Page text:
Tips for Author Visits in Schools

Tips for Author Visits in Schools

Posted on October 27 by Sylvia McNicoll
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“Where do ideas come from?”

“What is your favourite colour?”

“How old are you?”

“How do you get kids reading with so much screen distraction?”

As I watch class after class of grades 4, 5 and 6 file into a Weyburn, Saskatchewan, gym — there will over 400 students listening to my presentation — I wonder about that last question. Has anything really changed? Isn’t our best answer still giving young readers a positive experience with a book? At every encounter with parents I encourage them to read out loud to their children for as long as they can. I tell teachers to read to their students. 

Today I will aim to make their author visit the most fun experience they can imagine. I smile and laugh and enjoy this opportunity to meet them. We talk about beginning a story and yes, I read to them. Reading out loud is a gift, they will always hear my voice in their heads when they read the rest of the book. Just as when they’re adults, they will hear their parents’ voices and feel their arms around them long after they’re gone.

Next I bring up as many volunteers as I can so we can interact, one-on-one. First I dress up two students as my dog characters Ping and Pong: they wear spotted white sunglasses with dangling dog noses. I explain how Ping is bouncy and yappy and Pong is strong and silent. We practise barking and joke about how dogs can talk differently: bow-wow, rouff rouff, bark bark. These students choose the latter.

One by one I bring up more characters from the story, dressing them up and explaining how the reader needs to be introduced slowly to all the suspects. Then the students receive scripts and act out a scene. Some have difficulty reading and I talk them through it. Some are big hams and perform beautifully. Everyone receives an autographed bookmark as a souvenir of the interaction.

More students hold up place cards for the structure of the story, they all receive parting souvenirs too.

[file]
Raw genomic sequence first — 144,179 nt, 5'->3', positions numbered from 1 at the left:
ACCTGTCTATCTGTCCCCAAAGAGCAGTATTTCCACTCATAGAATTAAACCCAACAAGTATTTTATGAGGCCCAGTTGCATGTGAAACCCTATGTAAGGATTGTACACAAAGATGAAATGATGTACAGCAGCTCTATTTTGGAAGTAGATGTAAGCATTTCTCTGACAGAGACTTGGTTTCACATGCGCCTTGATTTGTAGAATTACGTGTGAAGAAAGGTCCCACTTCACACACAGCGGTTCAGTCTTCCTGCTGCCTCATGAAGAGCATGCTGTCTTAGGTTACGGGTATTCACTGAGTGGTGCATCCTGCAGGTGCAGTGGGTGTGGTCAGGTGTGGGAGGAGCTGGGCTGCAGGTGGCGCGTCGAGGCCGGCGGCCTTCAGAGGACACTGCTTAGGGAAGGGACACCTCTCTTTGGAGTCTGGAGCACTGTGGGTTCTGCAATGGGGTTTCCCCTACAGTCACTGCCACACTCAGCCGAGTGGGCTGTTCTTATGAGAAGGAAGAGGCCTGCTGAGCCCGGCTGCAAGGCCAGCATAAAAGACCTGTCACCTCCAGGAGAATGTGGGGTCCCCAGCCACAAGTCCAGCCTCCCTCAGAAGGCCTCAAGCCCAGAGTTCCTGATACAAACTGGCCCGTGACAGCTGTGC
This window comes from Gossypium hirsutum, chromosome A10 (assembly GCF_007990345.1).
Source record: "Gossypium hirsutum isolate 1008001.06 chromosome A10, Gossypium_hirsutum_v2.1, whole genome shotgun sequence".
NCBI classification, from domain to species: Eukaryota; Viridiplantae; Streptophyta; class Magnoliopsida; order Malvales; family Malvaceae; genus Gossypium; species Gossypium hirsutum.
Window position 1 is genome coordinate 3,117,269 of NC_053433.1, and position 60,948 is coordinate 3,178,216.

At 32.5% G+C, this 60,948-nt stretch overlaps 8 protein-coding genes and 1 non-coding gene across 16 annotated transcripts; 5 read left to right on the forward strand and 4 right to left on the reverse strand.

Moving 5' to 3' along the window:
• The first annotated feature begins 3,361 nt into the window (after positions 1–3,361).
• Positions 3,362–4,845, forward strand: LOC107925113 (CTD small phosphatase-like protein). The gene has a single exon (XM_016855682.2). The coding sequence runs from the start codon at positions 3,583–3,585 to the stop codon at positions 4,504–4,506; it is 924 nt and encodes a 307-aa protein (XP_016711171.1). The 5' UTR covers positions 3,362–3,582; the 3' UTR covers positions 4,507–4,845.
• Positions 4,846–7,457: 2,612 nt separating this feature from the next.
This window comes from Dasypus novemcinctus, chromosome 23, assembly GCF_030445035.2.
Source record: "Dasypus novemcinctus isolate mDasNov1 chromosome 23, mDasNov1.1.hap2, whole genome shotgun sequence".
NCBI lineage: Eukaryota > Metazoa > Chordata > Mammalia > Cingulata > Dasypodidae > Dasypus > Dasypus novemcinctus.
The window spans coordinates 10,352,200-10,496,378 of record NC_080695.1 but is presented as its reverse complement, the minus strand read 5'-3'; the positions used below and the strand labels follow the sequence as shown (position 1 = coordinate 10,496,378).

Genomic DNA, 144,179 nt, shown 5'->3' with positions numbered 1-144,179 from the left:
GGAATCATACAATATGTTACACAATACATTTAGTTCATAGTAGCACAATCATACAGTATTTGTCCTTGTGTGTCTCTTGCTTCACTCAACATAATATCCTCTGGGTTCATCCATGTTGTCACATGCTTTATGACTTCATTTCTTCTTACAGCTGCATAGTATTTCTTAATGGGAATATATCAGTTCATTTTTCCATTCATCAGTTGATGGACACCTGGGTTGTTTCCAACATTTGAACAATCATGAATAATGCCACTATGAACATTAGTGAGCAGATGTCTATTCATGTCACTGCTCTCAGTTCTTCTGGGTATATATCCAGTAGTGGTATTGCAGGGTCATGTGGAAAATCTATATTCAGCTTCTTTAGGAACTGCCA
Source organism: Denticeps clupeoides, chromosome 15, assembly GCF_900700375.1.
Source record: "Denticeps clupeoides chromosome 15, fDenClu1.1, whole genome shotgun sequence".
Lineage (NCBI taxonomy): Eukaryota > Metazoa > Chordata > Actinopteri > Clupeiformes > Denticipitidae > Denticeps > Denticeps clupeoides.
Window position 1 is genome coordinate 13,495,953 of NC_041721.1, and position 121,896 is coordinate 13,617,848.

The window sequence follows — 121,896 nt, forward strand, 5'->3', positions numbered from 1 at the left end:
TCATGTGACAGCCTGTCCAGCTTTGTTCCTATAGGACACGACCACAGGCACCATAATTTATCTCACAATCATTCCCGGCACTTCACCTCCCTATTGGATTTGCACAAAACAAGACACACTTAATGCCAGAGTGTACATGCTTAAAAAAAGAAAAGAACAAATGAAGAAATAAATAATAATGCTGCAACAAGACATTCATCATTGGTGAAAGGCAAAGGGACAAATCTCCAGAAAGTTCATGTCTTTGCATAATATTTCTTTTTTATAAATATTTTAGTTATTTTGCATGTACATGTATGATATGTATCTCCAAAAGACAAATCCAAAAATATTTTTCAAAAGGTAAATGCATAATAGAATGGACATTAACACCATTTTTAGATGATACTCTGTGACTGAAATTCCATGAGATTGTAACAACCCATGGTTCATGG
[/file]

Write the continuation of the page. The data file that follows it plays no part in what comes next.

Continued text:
I show students photos of the real life setting, dogs and robot that are behind the story;
also images of the cover development: first the pencil sketch, next the cover with images and colour only, finally the images complete with title and author name. They see the final draft of my story with all colours of track changes on it. I tell them about the various creative jobs involved in publishing a book.

I read them another short excerpt. We have a question-and-answer period.

“Ideas come from your brain; it’s a toaster. What you put in you get out,” I tell them.

“My favourite colour is red,” I answer.

“I’m very old but I’m also very wise.” I waffle on this question.

The hour goes quickly. Finally I watch them all file out again, some begging for a bookmark that I happily give them. Positive experiences are the aim after all. When I’m alone writing, perhaps hitting a snag, wondering if anyone really cares, I will recall meeting all these future readers and the great fun and responsibility of being their personal author.

Do you want your children to meet a real live author? Bookstores and libraries host launches and readings all the time. Ask. Or you can help your school raise money and organize one. The Writers’ Union ( offers grants under the heading Programs.

Who knows, maybe my next author visit will be to a school in your neighbourhood.
I hope so.

Sylvia McNicoll

Posted by Kendra on April 12, 2016
Sylvia McNicoll photo

Sylvia McNicoll

Sylvia McNicoll is the author of over thirty novels. Bringing up Beauty, her guide dog story, won the Silver Birch Award, launching her to international success. Sylvia lives in Burlington, Ontario.